Mookie Betts will be a free agent after this season whether games are played or not. How much teams are willing to spend on the former Red Sox outfielder will likely be impacted by how much revenue they lose because of the coronavirus pandemic. Ross D. Franklin/Associated Press

MLB Commissioner Rob Manfred projected financial losses of nearly $4 billion for owners if the 2020 season is canceled.

“The economic effects are devastating, frankly, for the clubs,” Manfred told CNN’s Anderson Cooper and Sanjay Gupta.

MLB owners and the players’ union are discussing a proposal to restart the 2020 season, but owners want players to accept an even greater pay cut.

The union and owners initially agreed on prorated salaries based on the length of the regular season. Owners now prefer a revenue sharing 50-50 split with players, something the union views as a salary cap.

The 50-50 split would lessen the financial losses for owners, who are set to lose an enormous amount of revenue without fans in attendance. The Red Sox could lose nearly $200 million alone in gate receipts.

No matter what agreement is reached, revenue decline is bound to negatively affect the free agent market, which is expected to include stars Mookie Betts, Marcus Semien, George Springer, J.T. Realmuto, Robbie Ray, DJ LeMahieu, Trevor Bauer, Justin Turner, Marcell Ozuna, Nick Castellanos and Marcus Stroman.

“The free agents might feel the wrath of that,” Realmuto recently told The Athletic’s Matt Gelb. “But in my opinion, I think the top tier of guys always seem to find a way to get their money.

“But it could be bad,” Realmuto added. “And I hope this isn’t the case, but it could be bad for the mid-tier free agents to the lower-tier guys.”

Blake Snell and other players have said they won’t accept any further salary cuts. But doing so might help the upcoming free agent class. Owners would have more money to spend this offseason following a season with a 50-50 split than if a prorated were in place.

Who might the Red Sox pursue in free agency after a season of significant revenue loss? It depends on how things play out from this point forward. Same with every other club.

Don’t expect much in free agency if the season is canceled.

The Red Sox – who enjoyed $516 million in revenue during 2019 (according to Forbes) – also would have the Competitive Balance Tax working against them, in addition to severe revenue losses, if the 2020 season is canceled. Boston slashed its 2020 payroll to stay below the $208 million Competitive Balance Tax base threshold and reset its tax penalties.

But those penalties won’t reset if the season is canceled. Boston Globe’s Alex Speier reported via Twitter, “There is no automatic CBT reset if there’s no 2020 season.” As Speier also recently pointed out, “the financial environment facing every team will be entirely unpredictable. Massive revenue losses may have a larger impact on spending behavior than CBT penalties at that point.”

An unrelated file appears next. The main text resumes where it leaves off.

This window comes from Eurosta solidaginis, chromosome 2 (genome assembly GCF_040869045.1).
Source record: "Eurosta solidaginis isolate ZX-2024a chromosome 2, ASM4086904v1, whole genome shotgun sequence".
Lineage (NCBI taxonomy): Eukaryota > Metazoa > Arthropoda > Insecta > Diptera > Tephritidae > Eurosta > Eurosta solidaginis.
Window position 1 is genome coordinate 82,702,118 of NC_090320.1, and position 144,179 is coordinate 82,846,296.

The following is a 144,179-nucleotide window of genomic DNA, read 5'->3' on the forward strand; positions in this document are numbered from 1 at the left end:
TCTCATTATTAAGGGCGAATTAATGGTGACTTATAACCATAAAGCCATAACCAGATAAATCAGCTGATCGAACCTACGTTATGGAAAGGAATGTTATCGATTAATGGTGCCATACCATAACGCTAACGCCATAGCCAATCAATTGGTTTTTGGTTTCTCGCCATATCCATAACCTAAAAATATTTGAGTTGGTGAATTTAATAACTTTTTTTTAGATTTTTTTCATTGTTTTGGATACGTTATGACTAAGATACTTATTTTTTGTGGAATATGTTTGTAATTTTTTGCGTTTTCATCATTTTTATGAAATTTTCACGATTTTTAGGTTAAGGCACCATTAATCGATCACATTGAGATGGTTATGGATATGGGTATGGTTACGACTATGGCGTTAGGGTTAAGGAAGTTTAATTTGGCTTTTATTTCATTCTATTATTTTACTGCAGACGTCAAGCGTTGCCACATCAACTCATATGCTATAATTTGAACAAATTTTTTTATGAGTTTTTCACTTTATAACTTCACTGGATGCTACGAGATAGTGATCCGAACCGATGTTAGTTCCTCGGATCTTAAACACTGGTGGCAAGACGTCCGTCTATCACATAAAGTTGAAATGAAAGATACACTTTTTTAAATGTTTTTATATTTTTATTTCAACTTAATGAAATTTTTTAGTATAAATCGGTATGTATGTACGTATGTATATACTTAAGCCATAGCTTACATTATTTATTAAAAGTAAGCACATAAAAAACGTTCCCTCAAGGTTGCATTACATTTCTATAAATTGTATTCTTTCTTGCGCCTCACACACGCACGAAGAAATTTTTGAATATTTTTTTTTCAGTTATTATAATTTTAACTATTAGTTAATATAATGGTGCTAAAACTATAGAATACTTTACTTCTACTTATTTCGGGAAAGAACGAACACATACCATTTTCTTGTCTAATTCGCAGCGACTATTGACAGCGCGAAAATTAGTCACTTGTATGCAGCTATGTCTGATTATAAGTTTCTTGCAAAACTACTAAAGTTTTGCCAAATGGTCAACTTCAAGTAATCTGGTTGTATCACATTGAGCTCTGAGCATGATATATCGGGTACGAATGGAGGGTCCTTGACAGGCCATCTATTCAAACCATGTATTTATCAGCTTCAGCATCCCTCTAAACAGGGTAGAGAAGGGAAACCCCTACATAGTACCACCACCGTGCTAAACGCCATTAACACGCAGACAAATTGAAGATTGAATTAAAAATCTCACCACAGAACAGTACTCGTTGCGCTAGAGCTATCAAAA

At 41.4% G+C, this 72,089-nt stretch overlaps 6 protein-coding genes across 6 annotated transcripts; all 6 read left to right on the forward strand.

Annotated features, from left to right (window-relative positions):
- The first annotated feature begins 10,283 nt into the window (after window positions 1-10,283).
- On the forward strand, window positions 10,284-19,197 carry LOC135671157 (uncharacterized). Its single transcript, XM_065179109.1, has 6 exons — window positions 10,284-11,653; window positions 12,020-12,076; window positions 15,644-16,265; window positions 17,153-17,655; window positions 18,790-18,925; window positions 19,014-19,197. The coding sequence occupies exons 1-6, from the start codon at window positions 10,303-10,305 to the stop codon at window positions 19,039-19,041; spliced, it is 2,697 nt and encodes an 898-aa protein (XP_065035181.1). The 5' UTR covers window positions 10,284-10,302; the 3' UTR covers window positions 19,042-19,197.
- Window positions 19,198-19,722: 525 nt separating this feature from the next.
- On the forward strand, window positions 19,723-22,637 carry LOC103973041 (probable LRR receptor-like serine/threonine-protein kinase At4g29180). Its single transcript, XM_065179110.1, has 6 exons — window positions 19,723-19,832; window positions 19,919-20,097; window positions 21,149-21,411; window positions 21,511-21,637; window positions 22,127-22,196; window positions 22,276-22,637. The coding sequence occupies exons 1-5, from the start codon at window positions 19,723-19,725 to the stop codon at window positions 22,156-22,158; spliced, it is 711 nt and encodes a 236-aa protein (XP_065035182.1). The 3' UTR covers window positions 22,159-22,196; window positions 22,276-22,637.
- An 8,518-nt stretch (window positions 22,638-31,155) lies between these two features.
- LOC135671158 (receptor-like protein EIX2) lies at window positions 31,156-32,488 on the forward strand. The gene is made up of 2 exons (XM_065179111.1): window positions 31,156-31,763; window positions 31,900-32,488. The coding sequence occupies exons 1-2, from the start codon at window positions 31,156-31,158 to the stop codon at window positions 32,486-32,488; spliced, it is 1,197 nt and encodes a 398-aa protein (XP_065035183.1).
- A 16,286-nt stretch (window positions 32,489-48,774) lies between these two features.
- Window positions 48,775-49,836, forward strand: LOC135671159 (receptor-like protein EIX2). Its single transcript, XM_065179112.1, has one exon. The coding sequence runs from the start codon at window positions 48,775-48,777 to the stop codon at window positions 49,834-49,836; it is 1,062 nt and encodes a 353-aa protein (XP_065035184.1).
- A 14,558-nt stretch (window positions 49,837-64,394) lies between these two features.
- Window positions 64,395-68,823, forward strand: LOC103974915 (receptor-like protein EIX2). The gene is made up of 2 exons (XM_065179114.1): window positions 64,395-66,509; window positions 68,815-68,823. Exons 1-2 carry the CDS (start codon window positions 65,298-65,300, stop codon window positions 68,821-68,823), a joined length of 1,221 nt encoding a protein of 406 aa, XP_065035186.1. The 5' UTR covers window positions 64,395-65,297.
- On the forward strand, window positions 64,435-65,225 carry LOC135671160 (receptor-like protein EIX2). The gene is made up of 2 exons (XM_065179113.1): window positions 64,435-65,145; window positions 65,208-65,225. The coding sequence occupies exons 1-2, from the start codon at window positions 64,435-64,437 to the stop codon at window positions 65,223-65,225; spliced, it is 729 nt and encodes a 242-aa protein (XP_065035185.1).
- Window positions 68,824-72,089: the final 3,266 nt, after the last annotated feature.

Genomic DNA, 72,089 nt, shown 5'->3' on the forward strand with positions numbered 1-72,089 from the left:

Looking ahead, outfield and starting pitching will be Boston’s two top needs this offseason.

Jackie Bradley Jr. is eligible for free agency and unlikely to re-sign. The Red Sox traded Betts to the Dodgers in March. Kevin Pillar will enter free agency again.

It is possible the Red Sox would be interested in signing Astros outfielder George Springer when he becomes a free agent after this season, but their willingness to spend money will likely be impacted by how much they lose this season. David J. Phillip/Associated Press

Springer, a Connecticut native who played baseball with Matt Barnes at UConn, seems like the most logical free agent target because he’s an elite hitter who’s not as expensive as Betts. But the right fielder/center fielder reportedly has received clear indications the Astros want to extend him. The Astros’ ability to re-sign him, though, might hinge on whether players take further salary cuts in 2020.

Castellanos, Ozuna, Joc Pederson, Michael Brantley and Enrique Hernandez also are pending free agent outfield options.

The Red Sox, under normal circumstances, presumably would have made an attempt to bring back Betts. That seems less and less likely now.

WEEI’s Lou Merloni reported in January the Red Sox offered Betts a 10-year, $300-million contract last offseason (after his 2018 AL MVP campaign), and he countered with 12 years, $420 million.

Betts’ market should be the most fascinating offseason storyline. The Dodgers remain the favorite to sign him, but would they outbid themselves?

Betts and other top free agents might find themselves in a situation where they are better off signing one-year contracts, and then reentering the market after the 2021 season.

Starting pitching also will be a need for the Red Sox, with Chris Sale likely to miss at least some of the 2021 season after undergoing Tommy John surgery March 30.

Martin Perez has a $6.25 million team option and $500,000 buyout for 2021.

After Bauer, Ray and Stroman, other pending free agents include Jake Odorizzi, James Paxton, Masahiro Tanaka, Jose Quintana, Mike Minor, Jake Arrieta, Anthony DeSclafani and Taijuan Walker.

Corey Kluber and Jon Lester have club options. Lester, speaking with, expressed interest in returning to Boston to finish his career where it started.

It’s possible more pending free agents will be open to accepting qualifying offers and waiting a year for the financial market to recoup.

We could see more club options declined as teams look for ways to save money as they recover financially. That would expand the uncertain free agent market.

Another storyline to watch: J.D. Martinez has another opt-out clause in his contract after 2020. His salary drops from $23.75 million to $19.35 million in 2021. It initially seemed like this offseason would be the time for him to walk. But now he might stay because of an uncertain market.

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